Listening is at the heart of designer/researcher Louis Braddock Clarke's work: listening to others and the landscape. He builds instruments that read, index and feel the landscape. Changes in the landscape, such as shifting magnetic values, are converted into sound, making these processes perceptible to humans. 'Much of my work focuses on narratives that lie between art and science, which are usually invisible and quite complex. I try to find creative ways to reveal them, using new technologies.'
Braddock Clarke always returns to the same material: iron ore, the metal that creates magnetic changes in the space around us. For his latest project, he is investigating a location in Greenland where a meteorite landed ten thousand years ago. In addition to a significant magnetic change, it was an event that set in motion many stories among the local population and later colonial rulers (Greenland only regained self-governance in 2008.) Due to the melting of the ice and the land's mineral wealth, enormous geopolitical interests are at play around these coordinates, which, in turn, generate new narratives.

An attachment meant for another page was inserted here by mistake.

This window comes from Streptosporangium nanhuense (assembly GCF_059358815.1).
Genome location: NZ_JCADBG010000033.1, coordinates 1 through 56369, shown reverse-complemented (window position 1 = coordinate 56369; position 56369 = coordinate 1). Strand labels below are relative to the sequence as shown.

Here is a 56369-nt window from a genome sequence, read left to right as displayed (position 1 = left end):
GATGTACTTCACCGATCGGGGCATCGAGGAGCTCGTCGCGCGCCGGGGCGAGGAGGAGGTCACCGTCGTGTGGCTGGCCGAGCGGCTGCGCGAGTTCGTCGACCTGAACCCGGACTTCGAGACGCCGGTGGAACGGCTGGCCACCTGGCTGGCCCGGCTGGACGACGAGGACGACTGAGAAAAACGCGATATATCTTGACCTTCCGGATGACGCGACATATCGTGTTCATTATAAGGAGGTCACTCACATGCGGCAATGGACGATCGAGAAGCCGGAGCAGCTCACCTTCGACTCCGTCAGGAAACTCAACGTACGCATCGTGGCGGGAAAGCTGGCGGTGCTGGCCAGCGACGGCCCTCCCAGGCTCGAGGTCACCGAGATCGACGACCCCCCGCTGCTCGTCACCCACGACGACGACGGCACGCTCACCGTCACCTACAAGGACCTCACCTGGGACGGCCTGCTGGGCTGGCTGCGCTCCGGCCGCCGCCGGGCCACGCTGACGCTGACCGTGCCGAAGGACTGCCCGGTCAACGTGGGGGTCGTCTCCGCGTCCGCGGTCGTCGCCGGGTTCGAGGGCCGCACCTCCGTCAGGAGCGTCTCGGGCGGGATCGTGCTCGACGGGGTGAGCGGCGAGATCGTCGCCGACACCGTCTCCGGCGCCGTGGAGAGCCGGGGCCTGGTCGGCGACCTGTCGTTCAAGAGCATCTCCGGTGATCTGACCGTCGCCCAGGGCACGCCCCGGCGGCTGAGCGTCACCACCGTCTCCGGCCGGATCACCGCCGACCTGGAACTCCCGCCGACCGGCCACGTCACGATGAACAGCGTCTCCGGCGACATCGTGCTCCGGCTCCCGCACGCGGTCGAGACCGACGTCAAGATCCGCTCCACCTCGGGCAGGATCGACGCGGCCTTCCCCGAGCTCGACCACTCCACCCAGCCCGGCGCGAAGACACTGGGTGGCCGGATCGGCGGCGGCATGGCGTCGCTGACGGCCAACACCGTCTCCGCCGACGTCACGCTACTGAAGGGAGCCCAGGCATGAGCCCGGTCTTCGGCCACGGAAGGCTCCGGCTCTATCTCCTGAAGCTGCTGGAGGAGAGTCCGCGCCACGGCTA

Braddock Clarke has collected small parts of the meteorite sold and distributed around the world through internet auctions. He intends to return these fragments to their exact landing spot. By heating the pieces to a high temperature in situ, the magnetic values, which solidified at the moment the meteor struck, are reset, and they take on the new proportions of that moment and place. All history contained in the stone, especially the colonial, is erased, as it were. The material gets a fresh start from the 'earthly' spot it originates from (though, of course, it originally comes from space) and remains there.
The meteorite's return is in stark contrast to everything else that was taken from this place. This resonates with the locals Braddock Clarke works with, in addition to scientists, engineers, and natural history museums, among others. Since his practice focuses on collaboration, he is uncomfortable that only his name is associated with the Talent Development grant he received. As he explains, 'I'm obsessed with collaboration. For me, the future is about operating within these intensively collaborative dialogue spaces.'
Text: Victoria Anastasyadis